Mortality

Based on this Flash Fiction Challenge.

“My mortality and I am closely acquainted.” Prompt by http://52lettersinthealphabet.wordpress.com/.

My mortality and I are closely related. We weren’t, of course. I was like a lot of young people – I was immortal. I had such energy, and everyone else around me was just so old. Nothing ever hurt me, really. I had never broken a bone, nor had any long-term medical treatment. I was a healthy, happy utter moron. I’d like to say that all that changed when I died, but the truth is that the ability to talk in the past tense about your own death, makes it kind of hard to take seriously.

Jamie and Carl really wanted to go to this club we’d heard about around fresher’s week. It was the “awesomest club that ever awesomed!” according to some tank-topped bint outside the Union. I hung back, smoked my cheap cigarette and feigned indifference while trying to work out whether she was wearing a bra or not. She wasn’t.

“She was so hot!” said Carl.

“Not bad, not bad.”

I stayed silent. I was an introvert even when I was alive. Well, you know. Alive-alive.

Anyway, long story short, we went. I wore a black shirt and the black jeans I thought made me look sexy, but actually just accentuated how fat didn’t really stick to my bones. Jamie and Carl dressed like the hipster twins – all vintage and bright colours and hair that was just vaguely ‘up’.

We got in easily enough. No ID checking during the first couple of weeks of term. You’ve gotta get the kiddies hooked. That’s the real fucking trick. Then they up the prices and squeezed the young ones. We climbed down these dark chipboard stairs and into the club proper.

Inside, the place looked like an aircraft hanger with too few lights and too much black paint. There was a stage in the dim distance with a hairy band fiddling with cables and instruments and shit. Between them and us was an army of hipsters, rockers and goth wannabes. Basically a load of kids like us – more money and less supervision than they’d ever had before. I went for a piss. One bearded fat kid was puking in a stall. There was an inch of water that kind of sold me on DMs as club wear. It was barely nine o’clock. I had an echoing thought in my head that I’d gone to the pussiest university in Britain.

The night went as these nights often do. Early on the hipster twins locked on to a pair of brand-wearing horny chicks who were a couple of drinks ahead of us. They weren’t bad looking, but they had the wide-eyed conviction that always preempted a certain amount of drama. When one of the chicks flashed her tattoo of ‘birds flying away to symbolise freedom’ on her shoulder blade, I was out. I’d be hearing one or the other of the guys bitching about this silly cow for months. I had no intention to listen to the prologue live. I’d wait for the whiney Cliff Notes.

I think I was on my third of fourth beer and sixth or seventh brightly-coloured shot that a cowgirl had been peddling around the damn place. The band had started up, and appeared to be a death metal band who exclusively covered Smash Mouth. The lead singer had something about him that told me he was a man who was nothing outside the fantasy he created for himself on stage. I figured he was doing some ball-achingly dull degree that his parents thought was a good idea. He also looked a bit desperate on his third rendition of ‘All Star’. I think another band cancelled.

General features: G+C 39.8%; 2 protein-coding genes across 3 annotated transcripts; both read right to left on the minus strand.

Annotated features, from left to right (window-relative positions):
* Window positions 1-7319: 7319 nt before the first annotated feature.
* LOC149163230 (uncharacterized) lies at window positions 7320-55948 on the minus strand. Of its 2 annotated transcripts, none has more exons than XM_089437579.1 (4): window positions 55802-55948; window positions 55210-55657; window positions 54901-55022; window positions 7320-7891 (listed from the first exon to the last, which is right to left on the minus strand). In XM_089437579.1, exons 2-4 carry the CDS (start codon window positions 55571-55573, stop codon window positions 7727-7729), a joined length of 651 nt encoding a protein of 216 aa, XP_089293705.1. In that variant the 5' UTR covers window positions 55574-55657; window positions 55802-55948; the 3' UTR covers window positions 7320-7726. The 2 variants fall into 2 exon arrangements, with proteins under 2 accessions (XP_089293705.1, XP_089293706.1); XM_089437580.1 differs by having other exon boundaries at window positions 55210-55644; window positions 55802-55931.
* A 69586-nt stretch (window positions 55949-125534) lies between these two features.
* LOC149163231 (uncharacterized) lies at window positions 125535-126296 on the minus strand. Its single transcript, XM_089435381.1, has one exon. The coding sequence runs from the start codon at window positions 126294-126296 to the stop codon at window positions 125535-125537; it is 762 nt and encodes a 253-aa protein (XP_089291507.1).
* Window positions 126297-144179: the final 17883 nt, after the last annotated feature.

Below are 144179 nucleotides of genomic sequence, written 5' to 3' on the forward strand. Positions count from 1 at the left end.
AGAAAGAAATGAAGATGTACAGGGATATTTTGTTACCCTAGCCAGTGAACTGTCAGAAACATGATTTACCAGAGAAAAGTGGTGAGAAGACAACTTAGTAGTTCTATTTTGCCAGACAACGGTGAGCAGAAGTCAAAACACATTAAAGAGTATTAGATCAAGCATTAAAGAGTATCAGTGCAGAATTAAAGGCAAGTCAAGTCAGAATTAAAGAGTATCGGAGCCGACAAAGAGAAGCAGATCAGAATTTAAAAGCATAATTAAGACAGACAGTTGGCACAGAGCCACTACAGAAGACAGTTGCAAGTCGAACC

Whatever, anyway, that was when she slinked up to me. ‘Slinked’ isn’t a word I’d ever used before, but it was the only one that seemed right for the way she moved. She was wearing jeans and a shiny red tank top. Nothing really spectacular about it except the woman who wore it. She moved like I imagine a mermaid would swim. She had black hair and light brown skin. She stared me straight in the eye and pinned me to the spot.

“Hello,” she said.
“Hey,” I said, straining for the indifference I’d flashed at Tank Top Girl that afternoon. I think my voice broke. It wasn’t my best performance.

“What are you looking at?”

“Um… you?”

She frowned at that as though she’d made a mistake.

“No, before me.”

I thought about it. Nothing really. Just people. I told her as much.

“And what do you see?”

“Kids. Student loans, sex and freedom.”

“I see.”

I wanted her to ask me what was so different about me. I didn’t know the answer, but I was desperate to have the chance to tell her. She licked her lips – a dark berry colour that made me think of sweet fruit or expensive ice cream.

“What’s your name?”

“Mason- I mean Jonathan. Joe.”

“Well, Mr. Mason. Is this your usual ‘scene’?” She said the word like it tasted bad in her mouth. I could empathise.

“Not really. It’s like a noisy safari park. All the animals are hunting each other to a third-rate soundtrack,” the band over-dramatically finished one song with an synthesized twang as though to punctuate my point. “Only it’s stupid. The prey want to be caught, and choose their predator with their outfits and fucking ‘come hither’ bullshit.”

She nodded, considering my words. I was quite proud of them at the time in the way that only an eighteen year old Humanities student could be. She licked her lips again. Should I have offered her a drink?

“Sorry, would you like something to drink?”

“No thank you, Jonathan. I was thinking of leaving. Would you like to join me?” There was a glimmer in her half-lidded eyes. The kind of look I’d labelled ‘come hither bullshit’ seconds before. I didn’t care.

“Yes, please.”

She took me by the hand and led me through the crowd and into the street with her mermaid walk. She took me away from all the children. She took me away to die.

Commentary: It’s been a while since I’ve written every day, and this was a lot of fun. Almost cathartic, thinking back to those awful, sweaty nights in awful venues. I’d love to hear your comments, so please post below. 🙂

Advertisements